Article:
Reply

  18. Latha Says:

    I read this one before. But I donno why I didn’t comment. Now, after reading your ‘Marked’, stopped by again..:)

    Reply

  19. Amit Says:

    The statistics of my blog is like a roller coaster ride and I scream the most when it comes down crashing .
    Beautifully written.

    Reply

  20. The Fool Says:

    This is indeed a cool post. Though some of it is out of context. Naga has now raised its hood and rearing to go. And if anyone mistakes you as someone fresh out of a 15 day English crash course, I would like to know where they conduct those kind of crash courses and enroll myself.

    Reply

  21. Nomad Says:

    What a delightfully humorous post! Well, I am glad to tell you one or two of the daily blips belong to me, I am continuing my journey through your blog backwards in time. But I jumped to this post from that tag post, Marked. I enjoyed this a lot.

    Since commenting is off in the Ghostwalker, just wanted to tell you I was touched by the heart wrenching poem. It’s terseness is sharp and brutal, and leaves behind a deep and long ache, and the bare and raw pain painted with your words finds resonance in every mortal soul. I am truly sorry for your loss.

    Reply

    • umashankar Says:

      I must be blessed to have found a patron like you. Believe me, I will need more than a lifetime to express my gratefulness! Am I glad you enjoyed it -I was rather miffed when I wrote it!

      I am sorry to have turned off comments on Ghostwalker. It is a penance and a prayer. I couldn’t stand some unsavoury commentary it received.

      Reply

      • Nomad Says:

        US, you are as humble as you are talented.
        Readers are here because of your wonderful work. I am here because your thoughts and ideas strike a chord with me, and you write so beautifully. And to top it, you interact with readers with so much friendliness and courtesy.
        I am a consumer, and I mainly read things written by others, than write anything of much import. But I believe that creative people need an audience, and there is a value for a discerning and loyal consumer. So I am happy being a happy reader :) Please do keep writing!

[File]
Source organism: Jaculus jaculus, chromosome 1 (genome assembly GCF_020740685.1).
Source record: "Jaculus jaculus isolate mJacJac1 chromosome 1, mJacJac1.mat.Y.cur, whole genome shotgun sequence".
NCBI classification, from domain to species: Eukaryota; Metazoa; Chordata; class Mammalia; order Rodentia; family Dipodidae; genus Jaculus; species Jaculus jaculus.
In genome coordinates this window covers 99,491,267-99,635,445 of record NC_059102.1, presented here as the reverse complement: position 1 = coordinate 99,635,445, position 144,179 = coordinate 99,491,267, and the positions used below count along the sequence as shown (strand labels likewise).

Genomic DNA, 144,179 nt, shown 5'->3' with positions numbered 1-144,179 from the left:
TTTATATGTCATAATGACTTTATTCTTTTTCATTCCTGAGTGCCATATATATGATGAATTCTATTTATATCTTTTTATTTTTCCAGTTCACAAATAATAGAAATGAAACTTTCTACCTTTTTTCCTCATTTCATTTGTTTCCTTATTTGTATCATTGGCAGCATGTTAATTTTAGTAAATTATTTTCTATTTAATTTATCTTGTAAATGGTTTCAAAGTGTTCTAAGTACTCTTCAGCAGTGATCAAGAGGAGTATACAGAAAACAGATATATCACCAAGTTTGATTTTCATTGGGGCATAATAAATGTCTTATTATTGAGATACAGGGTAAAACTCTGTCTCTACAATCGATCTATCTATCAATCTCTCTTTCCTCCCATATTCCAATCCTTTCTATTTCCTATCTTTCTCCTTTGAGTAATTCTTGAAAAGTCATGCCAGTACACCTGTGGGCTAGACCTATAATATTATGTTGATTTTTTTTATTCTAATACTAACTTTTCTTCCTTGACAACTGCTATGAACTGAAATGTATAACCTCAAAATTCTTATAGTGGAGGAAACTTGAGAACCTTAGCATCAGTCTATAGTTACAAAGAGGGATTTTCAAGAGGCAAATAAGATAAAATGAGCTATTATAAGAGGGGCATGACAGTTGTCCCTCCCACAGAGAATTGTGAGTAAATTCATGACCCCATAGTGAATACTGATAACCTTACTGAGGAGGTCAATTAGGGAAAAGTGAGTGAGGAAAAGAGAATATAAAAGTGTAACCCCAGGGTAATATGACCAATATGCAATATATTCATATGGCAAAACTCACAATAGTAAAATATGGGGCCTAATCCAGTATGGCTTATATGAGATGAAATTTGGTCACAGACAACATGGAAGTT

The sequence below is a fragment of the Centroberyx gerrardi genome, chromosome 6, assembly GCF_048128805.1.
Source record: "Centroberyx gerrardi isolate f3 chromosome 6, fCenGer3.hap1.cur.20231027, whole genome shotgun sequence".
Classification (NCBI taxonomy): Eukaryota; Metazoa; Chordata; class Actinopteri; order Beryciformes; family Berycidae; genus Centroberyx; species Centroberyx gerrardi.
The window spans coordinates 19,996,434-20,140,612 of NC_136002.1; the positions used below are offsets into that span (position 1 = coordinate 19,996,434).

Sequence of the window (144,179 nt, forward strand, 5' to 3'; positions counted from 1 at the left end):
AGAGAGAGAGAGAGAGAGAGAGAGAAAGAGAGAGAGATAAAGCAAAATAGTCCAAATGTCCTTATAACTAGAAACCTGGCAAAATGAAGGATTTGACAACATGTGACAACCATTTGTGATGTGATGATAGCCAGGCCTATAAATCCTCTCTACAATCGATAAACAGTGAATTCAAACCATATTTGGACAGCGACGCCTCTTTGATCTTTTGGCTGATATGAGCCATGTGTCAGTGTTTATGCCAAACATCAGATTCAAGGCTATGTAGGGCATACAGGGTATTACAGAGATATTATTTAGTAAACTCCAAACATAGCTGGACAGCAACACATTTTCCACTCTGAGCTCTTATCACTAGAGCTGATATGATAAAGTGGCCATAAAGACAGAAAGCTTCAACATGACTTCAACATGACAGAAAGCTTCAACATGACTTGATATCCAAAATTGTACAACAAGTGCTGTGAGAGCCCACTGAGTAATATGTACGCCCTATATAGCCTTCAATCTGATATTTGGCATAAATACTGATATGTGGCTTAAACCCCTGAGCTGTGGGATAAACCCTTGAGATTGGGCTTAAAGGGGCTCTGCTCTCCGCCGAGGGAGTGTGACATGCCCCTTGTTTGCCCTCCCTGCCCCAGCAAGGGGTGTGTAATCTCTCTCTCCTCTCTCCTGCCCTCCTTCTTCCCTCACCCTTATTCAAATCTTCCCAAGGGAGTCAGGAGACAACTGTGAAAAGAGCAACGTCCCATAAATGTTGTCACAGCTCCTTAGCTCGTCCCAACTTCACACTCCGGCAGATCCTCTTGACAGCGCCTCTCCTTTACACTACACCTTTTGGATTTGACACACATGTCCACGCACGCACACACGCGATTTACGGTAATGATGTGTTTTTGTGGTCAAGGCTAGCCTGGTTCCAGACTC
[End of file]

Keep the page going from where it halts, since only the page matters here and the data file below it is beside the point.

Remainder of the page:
I am sorry to hear about the unpleasant comments on Ghostwalker, it was right of you to turn them off.

        Reply

        • umashankar Says:

          My dear Nomad, even as I write this, there are at least five desperadoes going around telling everyone and everything they are running into that I am a venomous rattlesnake! So, Beware of me! ;)

          Thank you for believing I have talent. Allow me to assure you of your compelling pen too. God knows, good natural writers are a disappearing race.

  22. iancochrane Says:

    Haha,
    Quirky stuff US. Very funny.
    (Zinfandel is one of my favourites too; even moreso now that it seems the great man Coleridge may also have imbibed same.)

    “The line that denotes traffic is lying prostrate as a Naga on the banks of Ganges.” – What a gem! The melding of the old India with the ways of the modern.
    &
    “or sighed at the audacity of a Delhi boy who inherited his mother’s voluptuous shaved Punjabi bosom” – is that Rushdie I hear?

    Yes,
    I think the Zinfandel weaved its vinuous magic.
    Cheers, ic

    Reply

    • umashankar Says:

      Thanks a ton, Ian! Come to think of it, It was only when I started receiving comments the night after that I remembered having written this ‘quirky’ post! Fortunately, I had stopped short of a full monty! ;)

      When a Naga lies prostrate, his hands stretching ahead, he is absolutely flat and parallel to the ground and that is how the graph had looked. As for the shaved Punjabi bosom, it is a reference to an ‘open letter’ from a Madrasi* girl to her Punjabi** beau -the post had gone viral.

      *South Indian
      **North Indian

      Reply

  23. Helena Fortissima Says:

    There’s nothing quite as entertaining, or as satisfying, as a drunken rant. Facebook as the new “f” word…love it. Another masterfully worded piece.

    Reply

  24. nothingprofound Says:

    Uma, drunk on Zinfandel or drunk on words, your posts weave their enchanting magic spell.

    Reply

  25. Jayant Khona Says:

    Umaji, its been a long time since I had last visited your page. The title sounded quite interesting to me ad so was the post. I didn’t want to understand much about the contents of the post but I just felt like reading it on and on and on…. If you ever write a book, it shouldnt be with page numbers.. it should be like those rolled messages used in historical times… :)

    Reply

Trackbacks/Pingbacks

  1. Marked | One Grain Amongst the Storm - August 4, 2012

    [...] Zinfandel Moments. I believe it deserved more love. Do read it. [...]